The priest paused, trying to find English words for his emotions.

"What can we say? Someone may have picked up a gold box thinking there would be money in it and then they threw everything else away. Who knows? Who knows? Who knows? But this we do know -- we will rebuild our church."

The parish's 80 families have every reason to be hopeful, said Romas, as they wait for city, state and regional officials to solve what the New York Times calls an "urban-planning Rubik's Cube." The goal? Build 10 million square feet of commercial space and rebuild lower Manhattan's infrastructure, while creating a towering architectural masterpiece that honors those lost on a day that changed the city, the nation and the world.

Archbishop Demetrios of the Greek Orthodox Church in America has received assurances from New York Governor George Pataki and Mayor Michael Bloomberg that the sanctuary can be rebuilt next to the World Trade Center site. Architect Daniel Libeskind's winning design for the site and memorial also includes St. Nicholas, the only church that was destroyed.

And the parish (www.stnicholasnyc.org) does control its site at 155 Cedar Street. But the old building was only 22 feet wide, 56 feet long and 35 feet high. Church leaders hope to raise funds to buy additional property to build a slightly larger church, in anticipation of new families and visitors to the Sept. 11 memorial.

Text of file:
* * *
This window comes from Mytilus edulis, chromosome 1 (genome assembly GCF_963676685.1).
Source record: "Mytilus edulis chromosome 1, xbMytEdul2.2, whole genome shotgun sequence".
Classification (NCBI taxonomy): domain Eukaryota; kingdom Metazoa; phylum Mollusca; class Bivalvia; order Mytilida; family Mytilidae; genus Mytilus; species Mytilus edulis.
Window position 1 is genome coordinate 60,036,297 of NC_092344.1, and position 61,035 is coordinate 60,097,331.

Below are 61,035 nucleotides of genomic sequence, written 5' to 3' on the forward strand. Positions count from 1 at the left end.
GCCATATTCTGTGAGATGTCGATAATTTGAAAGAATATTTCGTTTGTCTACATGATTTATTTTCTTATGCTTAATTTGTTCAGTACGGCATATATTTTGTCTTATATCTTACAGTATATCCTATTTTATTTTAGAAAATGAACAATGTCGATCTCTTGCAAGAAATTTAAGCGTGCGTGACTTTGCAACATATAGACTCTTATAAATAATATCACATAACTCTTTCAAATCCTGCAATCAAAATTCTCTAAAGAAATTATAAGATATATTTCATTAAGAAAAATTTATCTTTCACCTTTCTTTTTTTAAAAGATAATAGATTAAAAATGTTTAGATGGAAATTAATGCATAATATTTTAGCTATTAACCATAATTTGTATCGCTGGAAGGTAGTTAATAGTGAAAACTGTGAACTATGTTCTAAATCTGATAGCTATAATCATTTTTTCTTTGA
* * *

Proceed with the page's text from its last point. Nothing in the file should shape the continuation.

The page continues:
The building that became St. Nicholas was built in 1832 as a private residence and even spent several years as a tavern. Greek immigrants bought it in 1916 and it was dedicated as a church the next year. Part of the church's charm was its size -- a Byzantine haven dwarfed by steel, glass, concrete and stress.

Every Wednesday, St. Nicholas invited workers and executives to spend the lunch hour in prayer.

In the future, Wednesdays will not be enough.

"Downtown New York City is crazy. It's another world. Yet when you stepped inside St. Nicholas you were taken someplace totally different," said John Pitsikalis, the parish council president. "You literally had the hubbub of the whole world of commerce only a few steps away and yet here was this small zone of peace and quiet and beauty.

"You would come in and the air would be still, the candles would be lit, there would be soft liturgical music and you would be surrounded by the icons. ... People needed that place of sanctuary and that is what we have to have again."

W Bush, classic Methodist?

CRAWFORD, Texas -- Don Elrod was spending another hard day on another production line when one of his buddies threw up his hands and keeled over, killed by a heart attack.

As a farm hand turned teacher turned carpenter turned asphalt expert, Elrod didn't know the proper theological lingo to describe what happened in his own heart that day. But this layman knew that something changed. Before long, he became a Methodist preacher.

"At some point in life everybody faces a bad situation, some kind of really big mountain, and there's no way around it," he said. "That's when we have to decide whether we're going to turn to God or not. ... It may be getting sick, or losing your job, or it may be the bottle. But it's gonna happen."